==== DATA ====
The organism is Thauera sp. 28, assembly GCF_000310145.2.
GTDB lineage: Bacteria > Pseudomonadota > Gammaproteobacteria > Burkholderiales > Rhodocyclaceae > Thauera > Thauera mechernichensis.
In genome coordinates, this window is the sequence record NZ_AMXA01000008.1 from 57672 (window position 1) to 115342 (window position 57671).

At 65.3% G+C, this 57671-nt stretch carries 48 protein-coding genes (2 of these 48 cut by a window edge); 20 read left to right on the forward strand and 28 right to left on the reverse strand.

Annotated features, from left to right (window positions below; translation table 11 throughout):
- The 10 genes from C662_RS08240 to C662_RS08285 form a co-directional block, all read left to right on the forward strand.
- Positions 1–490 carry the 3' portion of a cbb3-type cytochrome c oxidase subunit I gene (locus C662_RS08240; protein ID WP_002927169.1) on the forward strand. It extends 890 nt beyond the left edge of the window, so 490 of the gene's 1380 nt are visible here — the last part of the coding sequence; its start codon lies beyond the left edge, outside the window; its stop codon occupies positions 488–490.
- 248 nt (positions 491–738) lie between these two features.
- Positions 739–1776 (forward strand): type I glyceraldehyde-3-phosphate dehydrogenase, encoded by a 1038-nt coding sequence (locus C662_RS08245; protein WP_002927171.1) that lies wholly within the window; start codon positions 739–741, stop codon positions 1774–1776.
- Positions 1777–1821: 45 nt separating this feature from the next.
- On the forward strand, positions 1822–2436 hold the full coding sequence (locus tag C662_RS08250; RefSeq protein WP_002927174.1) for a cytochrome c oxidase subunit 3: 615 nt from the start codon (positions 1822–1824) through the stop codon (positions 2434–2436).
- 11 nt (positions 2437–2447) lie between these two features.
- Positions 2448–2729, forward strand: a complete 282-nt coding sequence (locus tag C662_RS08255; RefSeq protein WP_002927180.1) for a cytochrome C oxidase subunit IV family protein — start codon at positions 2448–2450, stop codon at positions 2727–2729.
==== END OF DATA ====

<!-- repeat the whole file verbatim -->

The organism is Thauera sp. 28, assembly GCF_000310145.2.
GTDB lineage: Bacteria > Pseudomonadota > Gammaproteobacteria > Burkholderiales > Rhodocyclaceae > Thauera > Thauera mechernichensis.
In genome coordinates, this window is the sequence record NZ_AMXA01000008.1 from 57672 (window position 1) to 115342 (window position 57671).

At 65.3% G+C, this 57671-nt stretch carries 48 protein-coding genes (2 of these 48 cut by a window edge); 20 read left to right on the forward strand and 28 right to left on the reverse strand.

Annotated features, from left to right (window positions below; translation table 11 throughout):
- The 10 genes from C662_RS08240 to C662_RS08285 form a co-directional block, all read left to right on the forward strand.
- Positions 1–490 carry the 3' portion of a cbb3-type cytochrome c oxidase subunit I gene (locus C662_RS08240; protein ID WP_002927169.1) on the forward strand. It extends 890 nt beyond the left edge of the window, so 490 of the gene's 1380 nt are visible here — the last part of the coding sequence; its start codon lies beyond the left edge, outside the window; its stop codon occupies positions 488–490.
- 248 nt (positions 491–738) lie between these two features.
- Positions 739–1776 (forward strand): type I glyceraldehyde-3-phosphate dehydrogenase, encoded by a 1038-nt coding sequence (locus C662_RS08245; protein WP_002927171.1) that lies wholly within the window; start codon positions 739–741, stop codon positions 1774–1776.
- Positions 1777–1821: 45 nt separating this feature from the next.
- On the forward strand, positions 1822–2436 hold the full coding sequence (locus tag C662_RS08250; RefSeq protein WP_002927174.1) for a cytochrome c oxidase subunit 3: 615 nt from the start codon (positions 1822–1824) through the stop codon (positions 2434–2436).
- 11 nt (positions 2437–2447) lie between these two features.
- Positions 2448–2729, forward strand: a complete 282-nt coding sequence (locus tag C662_RS08255; RefSeq protein WP_002927180.1) for a cytochrome C oxidase subunit IV family protein — start codon at positions 2448–2450, stop codon at positions 2727–2729.